Whitewater Rafting & Elephant Trekking
Three-in-one Nature Tour in Phang Nga0
The three-in-a-day trip to Phang Nga Province combines elephant trekking, river rafting, and a waterfall excursion in green mountain forests, where there’s not a beach umbrella in sight. Beaches are fine but there’s a whole lot more to do in Phuket, Phang Nga and Krabi provinces.
The Phuket-to-Phang Nga trip is only 90 minutes, but the wise make use of a convenience store to stock up on munchies, water, and maybe a coffee for the road. But even without coffee the drive is a scenic, all-natural stimulant; you’re guaranteed to be wide awake on arrival.
And what an arrival it is. The minibus turns off the cliff-lined highway and makes its way down the narrow road, winding around green hills, over rivers, and past grazing cattle before finally arriving at base camp. Complimentary coffee, tea, soda and water are always available in the open air, riverside dining hall; lockers are provided so you can safely leave gear you don’t need before each activity.Read More
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- Coral & Racha Islands Full-Day Tour
- Whitewater Rafting & 4-Wheel-Drive Adventure
- Sea Kayaking at Ang Thong Marine Park
- Flying Hanuman Ziplining Experience
- Canoeing Excursion in Phang Nga Bay with Thai Buffet Lunch
- Introduction to City Tour
- John Gray's Cave Canoeing Tour in Phang Nga Bay
Guests are divided up for the sake of crowd management and our group starts the day with an elephant ride. The mahout, casually sitting side-saddle on the elephant’s head with guests riding on a seat behind him, chatted softly to his charge while we rumbled along the trail, worn to a deep trench.
The elephants know where they’re going and require food, lots of it, so the jungle is a feast for these easily-distracted eating machines. And, while the ride was interesting, feeding them bananas afterwards was even better.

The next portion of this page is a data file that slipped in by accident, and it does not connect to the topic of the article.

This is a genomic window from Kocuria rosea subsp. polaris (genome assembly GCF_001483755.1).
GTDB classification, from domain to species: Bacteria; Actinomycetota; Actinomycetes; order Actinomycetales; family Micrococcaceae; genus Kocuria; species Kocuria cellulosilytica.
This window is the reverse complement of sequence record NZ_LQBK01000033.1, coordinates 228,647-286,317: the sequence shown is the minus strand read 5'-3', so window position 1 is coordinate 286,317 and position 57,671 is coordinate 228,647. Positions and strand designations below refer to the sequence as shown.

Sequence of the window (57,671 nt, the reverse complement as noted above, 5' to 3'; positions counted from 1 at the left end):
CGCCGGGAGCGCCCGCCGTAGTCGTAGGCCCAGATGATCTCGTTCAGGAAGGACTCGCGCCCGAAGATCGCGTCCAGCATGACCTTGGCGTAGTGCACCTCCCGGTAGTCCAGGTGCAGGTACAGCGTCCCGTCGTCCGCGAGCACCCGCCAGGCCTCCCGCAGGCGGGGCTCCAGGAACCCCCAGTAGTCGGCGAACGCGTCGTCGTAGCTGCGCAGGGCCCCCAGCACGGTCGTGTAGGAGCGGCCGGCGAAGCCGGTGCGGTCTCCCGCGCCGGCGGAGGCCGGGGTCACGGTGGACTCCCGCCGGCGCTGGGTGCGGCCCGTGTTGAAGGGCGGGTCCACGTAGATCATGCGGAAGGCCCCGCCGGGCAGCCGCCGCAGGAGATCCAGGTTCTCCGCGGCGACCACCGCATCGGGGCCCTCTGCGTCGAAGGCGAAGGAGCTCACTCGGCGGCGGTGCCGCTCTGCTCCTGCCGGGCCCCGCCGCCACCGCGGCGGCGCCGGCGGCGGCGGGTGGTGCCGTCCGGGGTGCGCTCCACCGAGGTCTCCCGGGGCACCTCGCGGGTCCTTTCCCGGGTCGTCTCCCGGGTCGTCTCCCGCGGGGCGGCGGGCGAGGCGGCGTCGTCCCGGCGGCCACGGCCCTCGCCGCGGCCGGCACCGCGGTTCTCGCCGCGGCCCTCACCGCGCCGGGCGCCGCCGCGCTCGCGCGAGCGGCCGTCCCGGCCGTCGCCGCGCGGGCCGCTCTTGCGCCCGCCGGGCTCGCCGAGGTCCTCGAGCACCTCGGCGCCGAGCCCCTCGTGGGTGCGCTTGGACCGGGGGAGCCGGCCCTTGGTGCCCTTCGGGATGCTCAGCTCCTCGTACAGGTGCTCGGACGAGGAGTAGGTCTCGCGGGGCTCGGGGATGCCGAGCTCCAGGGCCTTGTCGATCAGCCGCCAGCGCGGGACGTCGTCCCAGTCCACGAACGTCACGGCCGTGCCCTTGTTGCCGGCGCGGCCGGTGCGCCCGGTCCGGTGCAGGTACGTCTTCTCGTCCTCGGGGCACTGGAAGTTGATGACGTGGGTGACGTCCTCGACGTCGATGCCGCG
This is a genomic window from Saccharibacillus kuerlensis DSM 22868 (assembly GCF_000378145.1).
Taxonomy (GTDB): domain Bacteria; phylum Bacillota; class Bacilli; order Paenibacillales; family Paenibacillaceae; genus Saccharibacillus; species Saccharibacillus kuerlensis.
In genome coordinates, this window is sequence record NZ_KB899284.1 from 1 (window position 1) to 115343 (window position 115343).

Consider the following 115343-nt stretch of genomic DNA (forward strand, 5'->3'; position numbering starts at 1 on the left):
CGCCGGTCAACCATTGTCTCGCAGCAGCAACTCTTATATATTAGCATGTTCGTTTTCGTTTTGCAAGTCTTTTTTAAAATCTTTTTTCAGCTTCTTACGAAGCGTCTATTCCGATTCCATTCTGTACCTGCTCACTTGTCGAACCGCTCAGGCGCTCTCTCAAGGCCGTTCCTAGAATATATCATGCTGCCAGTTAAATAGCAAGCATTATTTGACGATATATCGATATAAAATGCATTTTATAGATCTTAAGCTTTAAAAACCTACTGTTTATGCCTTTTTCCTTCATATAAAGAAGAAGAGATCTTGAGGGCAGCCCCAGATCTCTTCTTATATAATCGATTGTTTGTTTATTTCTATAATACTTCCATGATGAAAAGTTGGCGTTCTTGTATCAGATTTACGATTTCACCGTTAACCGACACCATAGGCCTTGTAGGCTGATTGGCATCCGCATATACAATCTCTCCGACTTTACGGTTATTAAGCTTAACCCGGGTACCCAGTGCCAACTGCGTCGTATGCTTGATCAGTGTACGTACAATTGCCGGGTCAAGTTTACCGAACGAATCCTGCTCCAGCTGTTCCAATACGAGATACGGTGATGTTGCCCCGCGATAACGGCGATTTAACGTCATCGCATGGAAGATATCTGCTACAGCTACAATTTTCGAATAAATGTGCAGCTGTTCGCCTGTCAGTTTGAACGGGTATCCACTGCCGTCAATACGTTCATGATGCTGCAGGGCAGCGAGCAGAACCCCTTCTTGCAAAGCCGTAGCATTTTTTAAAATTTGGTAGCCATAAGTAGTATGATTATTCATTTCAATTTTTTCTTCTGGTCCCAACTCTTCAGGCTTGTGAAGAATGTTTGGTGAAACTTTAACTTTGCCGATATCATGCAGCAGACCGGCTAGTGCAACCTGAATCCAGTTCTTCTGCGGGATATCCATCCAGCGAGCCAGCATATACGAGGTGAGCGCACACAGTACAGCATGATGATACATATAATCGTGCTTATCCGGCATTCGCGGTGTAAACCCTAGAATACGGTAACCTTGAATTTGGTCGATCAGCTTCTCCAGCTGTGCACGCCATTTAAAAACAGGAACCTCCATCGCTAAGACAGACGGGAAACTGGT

Back at headquarters, all the groups meet up for our trip downstream. The peak tourist season is also the peak dry season, and faced with a river full of too-dry boulders, it’s hard to imagine anything larger than a leaf being able to float these waters.
Luckily, the tin mining operations of the past left reservoirs; open the dam and the river shows a different side. The helmets, life vests, and thorough (while funny) safety briefing are starting to make sense. “If you fall in the water, remain calm and raise your hand like this.”
Each raft shuttles four passengers and two guides down the river. Today’s flotilla consists of at least 10 dinghies. Nobody stays dry for long. When the rapids come, all oars get to work. During the monsoons, every set of rapids is a chance to be thrown into the water. The dry season removes their fangs, but they’re a rush nonetheless. Forty-five minutes later the guides are heaving the rafts into the back of trailer and we’re being shuttled back to camp. It’s time to eat.
The massive teakwood picnic tables are already set when we return. With a salad bar for starters, loads of tasty Thai food – soup, omelettes, cashew nut chicken, deep-fried fish, vegetables, rice – as the main course, and a bounty of fresh pineapple and watermelon for dessert, nobody leaves hungry. The staff is attentive and quick to supply chillies or refill the rice bowl.
Refueled and rested, six of us pile in the back of a truck for the five-minute drive, followed by a five-minute mini-hike, to the waterfall. The water is cold and invigorating and guests wade in the shallow pool, stand under nature’s shower like actors in a shampoo commercial, and cheer the guide who executes a back flip into the water from the cliff above.
Just like a stroll through Old Phuket Town, this trip offers a glimpse of Thailand that can’t be purchased in glossy postcard form. In distance, it’s not too far away. But in experience, it’s a whole new world.
Phuket ATV Tour
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